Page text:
Spring 2014 Workshop
Peter B. Rutledge (Georgia)
“Sticky” Arbitration Clauses?: The Use of Arbitration Clauses after Concepcion and Amex
(with Christopher R. Drahozal)
We present the results of the first empirical study of the extent to which businesses have switched to arbitration after AT&T Mobility LLC v. Concepcion. After the Supreme Court’s decision in Concepcion, commentators predicted that every business soon would use an arbitration clause, coupled with a class arbitration waiver, in their standard form contracts to avoid the risk of class actions. We examine two samples of franchise agreements: one sample in which we track changes in arbitration clauses since 1999, and a broader sample focusing on changes since 2011, immediately before Concepcion was decided. Our central finding is consistent across both samples of franchise agreements: the use of arbitration clauses in franchise agreements has increased since Concepcion, but not dramatically, and most franchisors have not switched to arbitration. While our results necessarily are limited to franchise agreements and may not be generalizable to consumer and employment contracts, they nonetheless provide valuable evidence on how businesses are responding to Concepcion.
Given our finding that only a handful of franchisors have switched to arbitration clauses since Concepcion, the next question is “why not”? We reexamine the assumptions underlying the predictions of a switch to arbitration ― that there is no reason for a business not to use an arbitral class waiver and that businesses readily and costlessly can and will modify their form contracts ― and find reason to question both. By using an arbitration clause, businesses do more than simply contract out of class actions: they contract for a bundle of dispute resolution services, including, for example, a very limited right to appeal. For businesses that perceive themselves as unlikely to be sued in a class action, these “bundling costs” may discourage them from using an arbitration clause. In addition, even standard form contracts might be sticky ― i.e., resistant to change even if change might be in the business’s best interest. We find empirical support for both possible explanations for why many franchisors have not begun using arbitration clauses after Concepcion.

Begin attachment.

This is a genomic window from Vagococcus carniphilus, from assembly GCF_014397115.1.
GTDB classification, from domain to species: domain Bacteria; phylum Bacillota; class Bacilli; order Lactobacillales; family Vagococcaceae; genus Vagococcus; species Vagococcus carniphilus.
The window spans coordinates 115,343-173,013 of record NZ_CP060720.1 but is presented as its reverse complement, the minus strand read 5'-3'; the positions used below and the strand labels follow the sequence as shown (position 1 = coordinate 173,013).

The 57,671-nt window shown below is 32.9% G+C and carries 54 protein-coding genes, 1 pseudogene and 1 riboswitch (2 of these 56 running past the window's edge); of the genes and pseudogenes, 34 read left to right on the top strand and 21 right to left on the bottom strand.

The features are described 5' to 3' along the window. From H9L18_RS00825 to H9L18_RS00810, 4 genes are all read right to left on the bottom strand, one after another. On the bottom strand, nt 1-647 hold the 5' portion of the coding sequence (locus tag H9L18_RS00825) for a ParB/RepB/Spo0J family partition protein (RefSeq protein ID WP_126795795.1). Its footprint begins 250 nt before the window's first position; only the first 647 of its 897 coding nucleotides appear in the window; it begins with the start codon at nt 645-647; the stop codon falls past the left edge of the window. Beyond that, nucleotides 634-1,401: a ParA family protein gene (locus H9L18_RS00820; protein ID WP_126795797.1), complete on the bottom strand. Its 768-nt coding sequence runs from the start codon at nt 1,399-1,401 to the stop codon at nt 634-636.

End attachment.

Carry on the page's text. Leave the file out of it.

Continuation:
Finally, we consider the potential implications of the Court’s subsequent decision in American Express Cos. v. Italian Colors Restaurant for the future use of arbitration clauses. To the extent bundling costs deter the use of arbitral class waivers, we still would not expect all or most businesses to switch to arbitration even after Amex. Likewise, to the extent contract stickiness explains the limited switch to arbitration, Amex will have limited effect. In fact, Amex might actually make class action waivers that are not part of an arbitration clause more attractive than before. Although on its facts Amex addresses the enforceability of arbitral class waivers, much of the Court’s reasoning applies as well to non-arbitral class waivers, which avoid the bundling costs of an arbitral class waiver. Of course, even after Amex much legal uncertainty remains about the enforceability of non-arbitral class waivers. But on this broad interpretation, Amex on the margin increases the attractiveness of non-arbitral class waivers and might result in some uptick in their use (an increase that was occurring even before Amex, at least in franchise agreements).
Scott Baker (Washington University)
Reputation and Litigation: Using Formal Sanctions to Control Informal Sanctions
(with Albert Choi)